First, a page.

Statesman at 150: We found images of 13 newspaper homes
As part of the American-Statesman’s yearlong look at its 150th anniversary, we have now found images of 13 documented locations of the newspaper offices.
We employed all sorts of sources to verify these images: historical city directories, insurance maps, newspaper editions archived at Newspapers.com and images archived at the website, Portal to Texas History, plus the memories of some American-Statesman veterans.
Happily, American-Statesman Publisher Pat Dorsey added to what was known about these buildings when he recently discovered a copy of a 1956 typewritten history of the newspaper in an office closet.
What else might we find in the building at 305 S. Congress Ave. before we leave in 2021?
The historical newspapers that became the American-Statesman included the Democratic Statesman, the subject of our front-page story on July 26, the Daily Statesman, the Austin Tribune, the short-lived Austin Statesman and Tribune, the Austin American, the Austin Statesman and the Austin American-Statesman.
This always comes up: How did they move those heavy presses each time? Actually, presses for a four-page newspaper during the 19th century were not all that large, and some of them were fitted with wheels.
With that in mind, we’ll probably discover even more production locations. Note that city directories rarely bothered with numerical street addresses well into the 20th century, which makes it difficult to confirm the validity of certain images.
To give you a sense of the variety of locations — all within a few blocks of Congress Avenue or South Congress Avenue — we offer snapshots for particular years.
1871Democratic Statesman: Congress Avenue between Hickory and Ash (Eighth and Ninth) streets. By comparing a drawing of that first office with a picture of the Austin American in the snow, taken after 1915 and before 1924, I believe they are the same building at 813 Congress Ave., since demolished.
1873 DemocraticStatesman: Congress Avenue and West 10th Street. We have a tremendous shot of this lost structure next to the surviving Lundberg Bakery. The Statesman during this period was still very much an arm of the Texas Democratic Party.
1882 Daily Statesman: The newspaper next moved to the elaborately decorated Hancock Bank Building at 122 W. Sixth St., which later became the Hancock Opera House. The entrance was in the back of the building. The editorial offices were on the first floor and the bindery and composing room on the second. At one point, the address is listed through another entrance at 126 W. Sixth St.
1900 Daily Statesman (production): 110 E. Ninth St. The Statesman was printed in what was once the Millet Opera House and now is the home to the Austin Club. We know this from a surviving Sanborn Insurance map, although this spot is not included in a typewritten history of the newspaper put together in 1956.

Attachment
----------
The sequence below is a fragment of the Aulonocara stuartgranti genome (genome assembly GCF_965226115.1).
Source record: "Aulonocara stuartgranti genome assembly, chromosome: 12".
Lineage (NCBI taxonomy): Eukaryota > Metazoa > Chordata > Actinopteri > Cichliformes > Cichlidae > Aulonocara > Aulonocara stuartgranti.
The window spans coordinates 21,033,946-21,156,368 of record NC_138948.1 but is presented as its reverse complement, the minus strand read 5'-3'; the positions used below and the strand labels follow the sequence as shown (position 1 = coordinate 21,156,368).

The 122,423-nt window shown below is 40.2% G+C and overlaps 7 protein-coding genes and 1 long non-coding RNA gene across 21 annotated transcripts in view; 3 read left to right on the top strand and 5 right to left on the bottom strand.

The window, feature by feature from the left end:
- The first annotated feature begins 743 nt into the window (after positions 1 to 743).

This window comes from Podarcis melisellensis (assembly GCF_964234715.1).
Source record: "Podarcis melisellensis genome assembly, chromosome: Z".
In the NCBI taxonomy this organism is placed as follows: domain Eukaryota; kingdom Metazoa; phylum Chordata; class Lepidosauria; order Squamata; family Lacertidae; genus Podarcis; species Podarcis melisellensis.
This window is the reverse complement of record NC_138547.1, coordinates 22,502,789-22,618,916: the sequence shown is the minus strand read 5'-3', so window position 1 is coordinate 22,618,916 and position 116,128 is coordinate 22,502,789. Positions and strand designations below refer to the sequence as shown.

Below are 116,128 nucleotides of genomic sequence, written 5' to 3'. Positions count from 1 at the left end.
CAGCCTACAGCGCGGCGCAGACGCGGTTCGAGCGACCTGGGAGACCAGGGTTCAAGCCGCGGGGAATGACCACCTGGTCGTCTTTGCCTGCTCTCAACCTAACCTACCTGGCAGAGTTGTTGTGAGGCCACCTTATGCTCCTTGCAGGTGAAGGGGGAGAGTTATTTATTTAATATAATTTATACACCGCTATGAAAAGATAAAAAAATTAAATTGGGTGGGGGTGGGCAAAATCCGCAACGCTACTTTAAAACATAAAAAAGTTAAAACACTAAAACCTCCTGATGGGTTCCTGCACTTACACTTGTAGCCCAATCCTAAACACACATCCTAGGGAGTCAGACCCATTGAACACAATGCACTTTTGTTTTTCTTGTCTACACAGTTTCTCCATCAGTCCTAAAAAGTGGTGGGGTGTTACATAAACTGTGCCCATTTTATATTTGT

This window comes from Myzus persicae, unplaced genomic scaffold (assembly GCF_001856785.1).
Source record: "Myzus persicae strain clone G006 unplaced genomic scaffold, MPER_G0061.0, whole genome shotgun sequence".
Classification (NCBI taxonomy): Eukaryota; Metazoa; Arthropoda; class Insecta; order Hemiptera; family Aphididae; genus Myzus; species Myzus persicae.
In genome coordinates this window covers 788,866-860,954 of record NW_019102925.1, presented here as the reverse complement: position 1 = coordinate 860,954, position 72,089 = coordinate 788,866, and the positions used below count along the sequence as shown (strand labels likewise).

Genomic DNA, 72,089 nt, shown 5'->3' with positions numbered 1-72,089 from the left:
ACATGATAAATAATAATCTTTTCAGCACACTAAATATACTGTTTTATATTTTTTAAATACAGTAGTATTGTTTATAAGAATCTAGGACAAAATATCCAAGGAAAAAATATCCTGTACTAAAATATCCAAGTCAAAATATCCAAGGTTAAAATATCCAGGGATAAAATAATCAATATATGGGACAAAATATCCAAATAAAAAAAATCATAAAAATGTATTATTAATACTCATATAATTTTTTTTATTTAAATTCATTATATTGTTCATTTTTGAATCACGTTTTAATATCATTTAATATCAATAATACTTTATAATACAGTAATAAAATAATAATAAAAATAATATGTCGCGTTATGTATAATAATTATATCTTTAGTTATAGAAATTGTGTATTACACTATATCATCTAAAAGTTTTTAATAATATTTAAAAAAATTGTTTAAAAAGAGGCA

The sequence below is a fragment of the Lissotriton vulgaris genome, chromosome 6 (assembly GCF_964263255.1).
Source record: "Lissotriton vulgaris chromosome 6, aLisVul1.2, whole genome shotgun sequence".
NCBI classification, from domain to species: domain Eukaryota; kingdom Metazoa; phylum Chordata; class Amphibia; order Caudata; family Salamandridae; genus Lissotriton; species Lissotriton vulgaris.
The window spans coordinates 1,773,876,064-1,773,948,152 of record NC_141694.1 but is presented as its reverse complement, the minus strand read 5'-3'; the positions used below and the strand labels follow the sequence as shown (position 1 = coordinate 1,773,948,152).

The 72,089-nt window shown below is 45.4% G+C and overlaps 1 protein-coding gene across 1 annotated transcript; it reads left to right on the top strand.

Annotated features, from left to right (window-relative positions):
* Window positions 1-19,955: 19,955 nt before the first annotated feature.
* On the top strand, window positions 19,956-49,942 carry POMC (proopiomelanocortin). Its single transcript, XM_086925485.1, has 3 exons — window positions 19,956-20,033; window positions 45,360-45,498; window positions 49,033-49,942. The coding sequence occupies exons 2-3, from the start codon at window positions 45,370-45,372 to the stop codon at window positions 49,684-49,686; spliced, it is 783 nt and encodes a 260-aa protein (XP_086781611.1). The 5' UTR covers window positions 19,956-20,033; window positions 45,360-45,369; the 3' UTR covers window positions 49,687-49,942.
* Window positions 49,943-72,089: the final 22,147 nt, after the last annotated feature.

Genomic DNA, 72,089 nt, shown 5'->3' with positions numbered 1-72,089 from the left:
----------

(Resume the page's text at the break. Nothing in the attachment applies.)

1900 Daily Statesman (editorial offices): 905 Congress Ave. The editorial offices needed a more public front and landed in the building that later served a bank as well as the Manhattan Deli and one of the city's earliest gay bars in the 1950s. Nelson Partners’ design offices are there now. Again, not included in a typewritten history of the newspaper.
1902 Daily Statesman: 401 Congress Ave. Decidedly grander, these quarters at the old Board of Trade Building stood at the corner of East Fourth Street and Congress Avenue. The building is gone.
1907Daily Statesman: 713 Congress Ave. For the briefest of times, the Statesman was listed as occupying a small building next to the Avenue Hotel in the 700 block of Congress Avenue. The Paramount Theatre stands at that location now.
Austin Tribune (pre-1914): 400 Congress Ave. Before it was absorbed by the Statesman, the Tribune was published in a turreted building at West Fourth Street and Congress Avenue. A surface parking lot has replaced it.
1914Austin American: 813 Congress Ave. The upstart Austin American, which represented the Woodrow Wilson wing of the Democratic Party, was located at 813 Congress Ave. Visual evidence suggests that this was the building that was also the first home of the Democratic Statesman back in 1871.
1925Austin American-Statesman: Brazos and East Seventh streets. The Daily Statesman might have used this low building for some of its operations as early as 1916. The merged company that published the morning American, evening Statesman and Sunday American-Statesman definitely occupied this structure next to the Driskill Hotel.
1936Austin American-Statesman: West Seventh and Colorado streets. Longtime Austinites remember this lovely building with its art deco facade that was later demolished. Many photographs by Neal Douglass document this spot.
1953Austin American-Statesman: West Fourth and Guadalupe streets. Many former Statesman employees worked in this low-lying utilitarian building that was so unremarkable, few images of it survive. It was demolished in 1987, six years after the newspaper left the building.
1981Austin American-Statesman: 122 Riverside Drive (later the address of the same building was switched to 305 S. Congress Ave.) This massive complex has been home to the Statesman both during its period of largest expansion and during the later years when the business and the staff shrank while much of its operation has moved over to the digital world.
2021 Austin American-Statesman: The newspaper, now part of the Gannett chain, plans to move to offices at the Met Center in Southeast Austin in 2021. Currently, the hard-copy newspaper is printed in San Antonio and Houston. Meanwhile, the Cox family, which formerly owned the Statesman, plans to turn the current site on South Congress, which they retained when they sold the paper in 2018, into a mixed-use development.